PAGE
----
Principal Connection / Tips for Better Parent-Teacher Conferences is a nice article by Thomas R. Hoerr in ASCD Educational Leadership.

Here’s an excerpt:

Too often, parent-teacher conferences are seen as one-way reports from teacher to parent, but a parent-teacher conference should be a collaboration. Teachers have information to share, but they also need to allocate time for questions and discussion. We all need to work to be good listeners (I sure do), and this can be difficult for people who are used to speaking to students from a position of authority. No matter how valuable our words, if we talk so much that parents can only listen, we’re missing a chance to work together and serve our students better.

I’m adding it to The Best Resources On Parent/Teacher Conferences.

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“A Recipe for Home Visits: 1 Afternoon, 2 Neighborhoods, 4 Families & Frijoles”

A Recipe for Home Visits: 1 Afternoon, 2 Neighborhoods, 4 Families & Frijoles is a nice post by Jessica Cuthbertson.

Here’s an excerpt:

With the help of a multilingual colleague, a teacher workday, and a few phone calls, we visited four families in two different neighborhoods over the course of an afternoon. We intentionally selected families who were unable to make the last round of parent/teacher conferences; families we don’t see at school functions, not because they don’t care, but because of complicated work schedules or graveyard shifts, transportation issues, language barriers, or a combination of obstacles.

You might also be interested in The Best Resources For Learning About Teacher Home Visits.

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“Schools central to Promise Zone anti-poverty strategy”

Schools central to Promise Zone anti-poverty strategy is a good overview written up at Ed Source.

It also reflects the questions I have about how seriously the role of parent – and community — engagement has played — both at the original Harlem Children’s Zone and in the expansion program. As I’ve written before (you can see those posts in My Best Posts On The Harlem Children’s Zone & Other “Promise Zones”) they seem to often view families as “clients,” and not “partners.”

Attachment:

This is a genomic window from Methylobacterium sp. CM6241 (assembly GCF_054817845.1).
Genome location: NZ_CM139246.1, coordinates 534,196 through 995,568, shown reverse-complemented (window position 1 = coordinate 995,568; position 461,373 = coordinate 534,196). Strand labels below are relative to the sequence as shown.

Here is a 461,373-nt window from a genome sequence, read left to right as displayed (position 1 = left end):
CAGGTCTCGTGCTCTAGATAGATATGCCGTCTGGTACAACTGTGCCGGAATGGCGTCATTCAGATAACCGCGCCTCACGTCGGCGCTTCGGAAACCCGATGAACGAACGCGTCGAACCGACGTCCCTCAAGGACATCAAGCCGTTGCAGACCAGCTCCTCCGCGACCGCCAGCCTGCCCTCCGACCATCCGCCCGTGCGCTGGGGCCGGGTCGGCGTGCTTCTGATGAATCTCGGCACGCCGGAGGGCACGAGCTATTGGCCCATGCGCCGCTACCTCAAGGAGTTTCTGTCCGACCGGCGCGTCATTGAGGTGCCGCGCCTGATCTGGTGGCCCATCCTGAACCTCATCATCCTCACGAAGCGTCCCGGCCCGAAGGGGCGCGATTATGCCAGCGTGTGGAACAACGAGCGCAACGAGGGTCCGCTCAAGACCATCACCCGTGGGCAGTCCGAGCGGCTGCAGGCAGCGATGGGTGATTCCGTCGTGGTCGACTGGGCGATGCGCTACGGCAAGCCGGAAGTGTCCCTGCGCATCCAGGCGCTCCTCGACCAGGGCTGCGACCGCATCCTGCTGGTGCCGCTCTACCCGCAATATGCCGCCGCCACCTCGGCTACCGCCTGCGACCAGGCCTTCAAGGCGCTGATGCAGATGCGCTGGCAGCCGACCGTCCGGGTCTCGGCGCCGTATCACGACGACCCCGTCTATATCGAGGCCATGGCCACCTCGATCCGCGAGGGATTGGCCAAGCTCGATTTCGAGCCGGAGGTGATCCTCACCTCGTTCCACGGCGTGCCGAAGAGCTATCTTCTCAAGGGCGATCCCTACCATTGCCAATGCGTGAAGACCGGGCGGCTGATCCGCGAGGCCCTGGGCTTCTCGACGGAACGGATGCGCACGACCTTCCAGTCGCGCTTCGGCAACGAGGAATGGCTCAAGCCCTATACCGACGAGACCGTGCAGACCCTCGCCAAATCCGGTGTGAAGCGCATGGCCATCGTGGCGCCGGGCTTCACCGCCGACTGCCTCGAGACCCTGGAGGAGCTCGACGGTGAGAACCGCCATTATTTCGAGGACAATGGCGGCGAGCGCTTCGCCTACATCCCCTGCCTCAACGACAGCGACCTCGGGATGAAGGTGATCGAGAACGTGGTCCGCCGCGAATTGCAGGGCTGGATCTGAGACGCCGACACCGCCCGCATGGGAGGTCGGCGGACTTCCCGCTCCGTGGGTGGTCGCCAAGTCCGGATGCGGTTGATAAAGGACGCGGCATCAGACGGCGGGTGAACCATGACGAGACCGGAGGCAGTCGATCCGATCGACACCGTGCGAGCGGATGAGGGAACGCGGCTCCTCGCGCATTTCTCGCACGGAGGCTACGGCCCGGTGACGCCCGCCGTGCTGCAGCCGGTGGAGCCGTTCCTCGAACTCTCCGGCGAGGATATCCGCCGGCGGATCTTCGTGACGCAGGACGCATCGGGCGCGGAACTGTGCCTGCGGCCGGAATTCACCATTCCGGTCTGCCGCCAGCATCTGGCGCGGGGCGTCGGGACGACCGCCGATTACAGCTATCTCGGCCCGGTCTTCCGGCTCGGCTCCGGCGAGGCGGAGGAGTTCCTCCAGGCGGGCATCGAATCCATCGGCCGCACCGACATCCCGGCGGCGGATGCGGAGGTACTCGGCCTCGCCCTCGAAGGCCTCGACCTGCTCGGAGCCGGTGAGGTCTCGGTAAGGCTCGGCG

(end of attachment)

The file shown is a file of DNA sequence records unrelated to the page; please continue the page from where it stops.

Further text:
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Philadelphia Inquirer’s Editorial On “Opting-Out”

Here’s an excerpt from Valerie Strauss’ piece at The Washington Post:

The editorial board of a big-city newspaper, the Philadelphia Inquirer, has gone on record as not only supporting the right of parents to have their children opt out of high-stakes standardized tests but also saying they are “right to protest” in this manner.

I’m adding it to The Best Posts On Parents “Opting-Out” Of Standardized Tests For Their Children.

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“Standing Up to Testing”

Standing Up to Testing is a New York Times article on parents opting their students out of standardized testing in New York City.

Here’s an excerpt:

This movement of refusal does not evolve out of antipathy toward rigor and seriousness, as critics enjoy suggesting, but rather out of advocacy for more comprehensive forms of assessment and a depth of intellectual experience that test-driven pedagogy rarely allows. In the past year, the movement has grown considerably among parents and educators, across political classifications and demographics.

You might also be interested in The Best Posts On Parents “Opting-Out” Of Standardized Tests For Their Children.

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New Game: “Start the Talk: A Parent Learning Tool”

Here’s a new well-done online Choose Your Own Adventure game that is being nominated for an award at the Games For Change Festival: